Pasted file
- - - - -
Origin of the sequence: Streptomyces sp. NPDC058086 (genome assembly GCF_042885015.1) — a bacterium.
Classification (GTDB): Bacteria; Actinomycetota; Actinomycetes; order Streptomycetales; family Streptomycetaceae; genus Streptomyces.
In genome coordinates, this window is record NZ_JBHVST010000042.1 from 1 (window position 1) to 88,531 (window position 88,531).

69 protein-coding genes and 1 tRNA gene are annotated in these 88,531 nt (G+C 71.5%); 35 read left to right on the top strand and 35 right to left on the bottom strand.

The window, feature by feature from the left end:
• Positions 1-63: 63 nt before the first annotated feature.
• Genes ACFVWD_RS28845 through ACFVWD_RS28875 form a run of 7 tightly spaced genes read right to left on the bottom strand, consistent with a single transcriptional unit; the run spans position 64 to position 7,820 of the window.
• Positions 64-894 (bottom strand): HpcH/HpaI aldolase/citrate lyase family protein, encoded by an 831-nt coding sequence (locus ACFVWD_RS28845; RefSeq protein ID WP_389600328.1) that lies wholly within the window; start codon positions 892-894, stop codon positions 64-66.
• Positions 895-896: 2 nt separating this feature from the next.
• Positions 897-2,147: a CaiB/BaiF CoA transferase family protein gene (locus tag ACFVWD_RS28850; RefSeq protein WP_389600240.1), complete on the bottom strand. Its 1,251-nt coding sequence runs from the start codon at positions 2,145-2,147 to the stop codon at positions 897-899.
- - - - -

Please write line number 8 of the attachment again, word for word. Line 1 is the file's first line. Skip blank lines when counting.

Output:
• Positions 64-894 (bottom strand): HpcH/HpaI aldolase/citrate lyase family protein, encoded by an 831-nt coding sequence (locus ACFVWD_RS28845; RefSeq protein ID WP_389600328.1) that lies wholly within the window; start codon positions 892-894, stop codon positions 64-66.